This was a thudding reality check for anyone who thought Liverpool, having dusted themselves down over the early winter break, would stroll back into the top four. If they continue defending this badly they will lose ground rapidly rather than gain it: a bright, typically resolute Brentford deserved to beat them but this was equally a defeat self-inflicted by a horror show from their back line. Jürgen Klopp may also be concerned that, with virtually the entire second half to turn things around after Alex Oxlade-Chamberlain gave them a lifeline, their attacking efforts fizzled out meekly.
Brentford extended their unbeaten run to six games and added this scalp to that of Manchester City. They have drawn with Tottenham and won at West Ham in the same spell, and anyone regarding them as underdogs nowadays is living in the past. If you are not smart, punchy, compact and robust in the duels Thomas Frank’s players will find you out. Every error Liverpool made was exposed to the maximum and the home side’s feat was even more impressive given they might have been expected to struggle in the injury-enforced absence of their talisman, Ivan Toney.
Instead their front two, Yoane Wissa and Bryan Mbeumo, tormented Liverpool through speed and movement. Tenacity did the trick, too. Brentford had barely attacked in the second half, committing intensely to repelling their guests’ huff and puff, when Christian Nørgaard’s long pass offered Mbeumo a race against the embattled Ibrahima Konaté. The centre-back, a substitute in the World Cup final 15 days previously, seemed to have reached the ball first but stumbled and found his opponent had kept going. Mbeumo finished coolly and, with six minutes of regulation time left, the game was up.
It was not Konaté’s worst ricket of the night and what a decision Klopp had to make when, at half-time, he opted to replace Virgil van Dijk with Joël Matip and keep his partner on. Both had been rotten but Van Dijk had looked well off the pace against Wissa and particularly Mbeumo, who left him for dead in an attack that ultimately brought the opener. Alisson spared his blushes with a block on that occasion but the subsequent corner set a tone for everything that followed.
Mbeumo’s delivery, swung in from the right, went above the head of Mathias Jørgensen and struck the shin of an unsighted Konaté, who was rooted as Ben Mee challenged him. The ball squirmed inside Alisson’s near post and it was the softest of ways for Liverpool, who had begun the match relatively well, to go behind. The entire sequence was an object lesson in how not to perform in both boxes: the counter from which Van Dijk was embarrassed came about after Darwin Núñez had failed to retain possession in the Brentford area.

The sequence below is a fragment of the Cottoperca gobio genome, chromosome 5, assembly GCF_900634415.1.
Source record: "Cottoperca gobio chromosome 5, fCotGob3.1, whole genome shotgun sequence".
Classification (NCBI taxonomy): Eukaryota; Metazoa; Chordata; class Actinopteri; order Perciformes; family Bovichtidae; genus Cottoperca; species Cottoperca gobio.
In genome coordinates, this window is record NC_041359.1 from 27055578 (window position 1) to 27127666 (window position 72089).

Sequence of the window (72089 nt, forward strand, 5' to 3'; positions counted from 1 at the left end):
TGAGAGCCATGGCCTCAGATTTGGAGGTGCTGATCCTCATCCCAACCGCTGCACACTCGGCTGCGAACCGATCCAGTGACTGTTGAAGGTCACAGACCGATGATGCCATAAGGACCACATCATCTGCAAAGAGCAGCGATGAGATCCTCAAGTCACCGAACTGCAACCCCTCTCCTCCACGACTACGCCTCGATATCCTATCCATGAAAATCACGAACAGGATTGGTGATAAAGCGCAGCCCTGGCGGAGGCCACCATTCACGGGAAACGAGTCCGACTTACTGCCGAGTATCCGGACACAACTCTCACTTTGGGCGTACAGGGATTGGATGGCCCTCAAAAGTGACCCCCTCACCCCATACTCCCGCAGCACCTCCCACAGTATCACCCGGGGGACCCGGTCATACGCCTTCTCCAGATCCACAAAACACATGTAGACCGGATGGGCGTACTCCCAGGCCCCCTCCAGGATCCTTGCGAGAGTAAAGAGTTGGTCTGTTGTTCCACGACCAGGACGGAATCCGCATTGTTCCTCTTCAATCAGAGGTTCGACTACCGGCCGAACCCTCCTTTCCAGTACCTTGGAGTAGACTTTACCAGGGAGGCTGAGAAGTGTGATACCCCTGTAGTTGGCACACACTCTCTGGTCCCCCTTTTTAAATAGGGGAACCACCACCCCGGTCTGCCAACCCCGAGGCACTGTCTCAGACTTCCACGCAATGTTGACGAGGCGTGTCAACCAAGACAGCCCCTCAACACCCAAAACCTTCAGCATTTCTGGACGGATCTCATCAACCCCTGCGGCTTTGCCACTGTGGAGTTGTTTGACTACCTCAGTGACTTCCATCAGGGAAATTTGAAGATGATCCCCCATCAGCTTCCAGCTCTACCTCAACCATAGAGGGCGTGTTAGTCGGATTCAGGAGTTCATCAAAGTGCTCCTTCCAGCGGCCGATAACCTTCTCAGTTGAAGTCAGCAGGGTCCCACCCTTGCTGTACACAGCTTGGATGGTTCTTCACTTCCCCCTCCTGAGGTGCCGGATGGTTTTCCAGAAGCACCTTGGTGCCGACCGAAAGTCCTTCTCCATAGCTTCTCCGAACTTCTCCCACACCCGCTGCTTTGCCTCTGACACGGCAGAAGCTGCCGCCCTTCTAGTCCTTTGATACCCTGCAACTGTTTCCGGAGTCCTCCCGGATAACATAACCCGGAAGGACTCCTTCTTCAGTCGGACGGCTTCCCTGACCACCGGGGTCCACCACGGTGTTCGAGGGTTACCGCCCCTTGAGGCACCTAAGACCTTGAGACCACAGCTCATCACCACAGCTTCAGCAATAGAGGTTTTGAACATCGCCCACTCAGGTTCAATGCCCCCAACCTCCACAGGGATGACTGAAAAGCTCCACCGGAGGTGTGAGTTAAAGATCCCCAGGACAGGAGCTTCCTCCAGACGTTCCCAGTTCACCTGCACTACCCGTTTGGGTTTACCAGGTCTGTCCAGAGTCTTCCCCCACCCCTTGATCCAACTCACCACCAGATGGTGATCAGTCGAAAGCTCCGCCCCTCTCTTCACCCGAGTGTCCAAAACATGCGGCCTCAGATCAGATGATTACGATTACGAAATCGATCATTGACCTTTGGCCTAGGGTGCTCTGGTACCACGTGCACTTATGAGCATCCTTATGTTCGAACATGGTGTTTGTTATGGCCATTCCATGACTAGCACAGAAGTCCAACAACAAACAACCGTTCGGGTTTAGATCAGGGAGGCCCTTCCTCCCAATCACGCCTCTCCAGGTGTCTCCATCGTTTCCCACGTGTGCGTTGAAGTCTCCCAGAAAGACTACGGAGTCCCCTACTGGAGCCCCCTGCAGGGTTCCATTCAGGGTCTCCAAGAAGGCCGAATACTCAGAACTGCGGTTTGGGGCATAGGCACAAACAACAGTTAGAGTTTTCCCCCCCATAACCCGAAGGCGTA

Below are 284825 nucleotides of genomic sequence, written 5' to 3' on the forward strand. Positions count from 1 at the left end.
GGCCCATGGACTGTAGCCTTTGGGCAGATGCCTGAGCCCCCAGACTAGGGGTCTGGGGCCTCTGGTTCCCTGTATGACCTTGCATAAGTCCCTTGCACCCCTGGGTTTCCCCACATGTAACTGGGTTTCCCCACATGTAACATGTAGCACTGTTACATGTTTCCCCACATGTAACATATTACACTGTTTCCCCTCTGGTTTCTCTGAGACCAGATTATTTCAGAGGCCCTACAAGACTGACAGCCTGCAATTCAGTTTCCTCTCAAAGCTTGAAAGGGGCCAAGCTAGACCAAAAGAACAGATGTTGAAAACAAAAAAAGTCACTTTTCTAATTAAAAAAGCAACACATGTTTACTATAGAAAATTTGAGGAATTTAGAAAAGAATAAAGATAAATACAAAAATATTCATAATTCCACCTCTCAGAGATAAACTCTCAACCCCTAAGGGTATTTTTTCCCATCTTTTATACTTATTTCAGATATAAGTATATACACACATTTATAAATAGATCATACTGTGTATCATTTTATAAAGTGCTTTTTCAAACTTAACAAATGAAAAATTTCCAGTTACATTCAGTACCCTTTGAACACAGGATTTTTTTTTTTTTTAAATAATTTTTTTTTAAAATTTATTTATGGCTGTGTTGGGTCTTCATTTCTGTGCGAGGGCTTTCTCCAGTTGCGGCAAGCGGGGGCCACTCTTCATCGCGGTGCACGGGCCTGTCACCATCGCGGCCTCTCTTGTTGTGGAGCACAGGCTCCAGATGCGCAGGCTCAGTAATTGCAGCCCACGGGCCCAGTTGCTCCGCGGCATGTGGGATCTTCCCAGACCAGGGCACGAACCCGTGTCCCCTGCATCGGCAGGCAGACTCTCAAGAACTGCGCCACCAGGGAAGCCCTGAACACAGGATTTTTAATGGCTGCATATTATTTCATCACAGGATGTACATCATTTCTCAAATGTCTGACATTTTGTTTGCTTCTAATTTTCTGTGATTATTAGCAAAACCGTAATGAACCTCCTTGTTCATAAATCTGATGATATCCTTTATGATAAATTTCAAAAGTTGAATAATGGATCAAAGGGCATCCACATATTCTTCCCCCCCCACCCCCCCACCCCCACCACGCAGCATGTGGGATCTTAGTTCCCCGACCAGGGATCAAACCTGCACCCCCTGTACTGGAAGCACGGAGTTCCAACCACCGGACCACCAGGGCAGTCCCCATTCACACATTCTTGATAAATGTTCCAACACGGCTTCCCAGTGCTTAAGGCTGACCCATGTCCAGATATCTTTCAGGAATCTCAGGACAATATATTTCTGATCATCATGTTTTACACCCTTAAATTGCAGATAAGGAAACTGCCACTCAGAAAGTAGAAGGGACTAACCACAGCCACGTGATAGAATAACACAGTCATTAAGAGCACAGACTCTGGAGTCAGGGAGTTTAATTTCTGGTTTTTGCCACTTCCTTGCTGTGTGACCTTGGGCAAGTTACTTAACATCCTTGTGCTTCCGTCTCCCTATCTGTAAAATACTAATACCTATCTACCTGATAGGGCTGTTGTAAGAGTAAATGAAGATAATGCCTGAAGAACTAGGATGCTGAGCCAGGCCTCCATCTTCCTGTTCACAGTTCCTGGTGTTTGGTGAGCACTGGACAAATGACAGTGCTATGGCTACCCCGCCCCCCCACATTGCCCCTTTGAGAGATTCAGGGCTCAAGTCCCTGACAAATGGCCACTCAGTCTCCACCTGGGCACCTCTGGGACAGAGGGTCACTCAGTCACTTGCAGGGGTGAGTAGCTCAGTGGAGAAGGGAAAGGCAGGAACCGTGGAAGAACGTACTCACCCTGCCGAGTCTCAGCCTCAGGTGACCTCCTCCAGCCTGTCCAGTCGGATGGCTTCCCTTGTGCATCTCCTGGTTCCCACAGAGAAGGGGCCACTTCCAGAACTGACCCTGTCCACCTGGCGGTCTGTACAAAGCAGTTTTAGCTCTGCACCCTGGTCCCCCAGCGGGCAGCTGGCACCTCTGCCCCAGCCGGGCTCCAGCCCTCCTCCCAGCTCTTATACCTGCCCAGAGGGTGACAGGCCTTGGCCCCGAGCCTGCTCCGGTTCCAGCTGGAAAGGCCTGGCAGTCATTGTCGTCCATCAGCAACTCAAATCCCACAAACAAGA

Liverpool did not take heed. Brentford’s next two corners both brought disallowed goals for Wissa, the decisions correct but the defending ramshackle both times. Liverpool were awarded a free-kick for offside after the second but found themselves back under attack immediately, Mbeumo skipping down the right and offering Mathias Jensen a chance to cross. Jensen, who was outstanding throughout, found Wissa’s head and Alisson could not scoop clear in time. But Wissa had barely needed to jump; he had been allowed to pick his spot, with Konaté nowhere in sight and Trent Alexander-Arnold arriving too late to bail his colleague out.
The reality for Klopp, who spoke vaguely of a muscular niggle for Van Dijk afterwards, was that Liverpool had buckled under every sign of pressure. His complaints, carefully veiled in compliments, about Brentford’s use of dark arts at set pieces were unconvincing. So were his players in attempting to overhaul the deficit, although they fired briefly when Oxlade-Chamberlain nodded Alexander-Arnold’s delivery past David Raya in the 50th minute. Three changes at the interval had given them impetus but, beyond an effort dragged horribly wide by Núñez and a header off target by Konaté, they created little as the minutes ticked down.
How things might have differed if Núñez, sent clear by beautiful play from Mohamed Salah during a strong start from Liverpool, had scored after taking the ball around Raya. In mitigation for what followed, the angle was tight and on his weaker left side; he should still have made sure, though, rather than allow a sliding Mee to block heroically and Liverpool continue to reckon with his adaptation to the league’s demands for relentless consistency.
They must also deal with the fact Salah, who saw a shot deflected wide before Mbeumo’s clincher but was peripheral for long periods, has been forced to the fringes more often than they would like. Liverpool’s attack rarely looked smooth, although Raya saved smartly from Kostas Tsimikas before Wissa’s intervention. Brentford showed them what a finely tuned machine looks like at either end.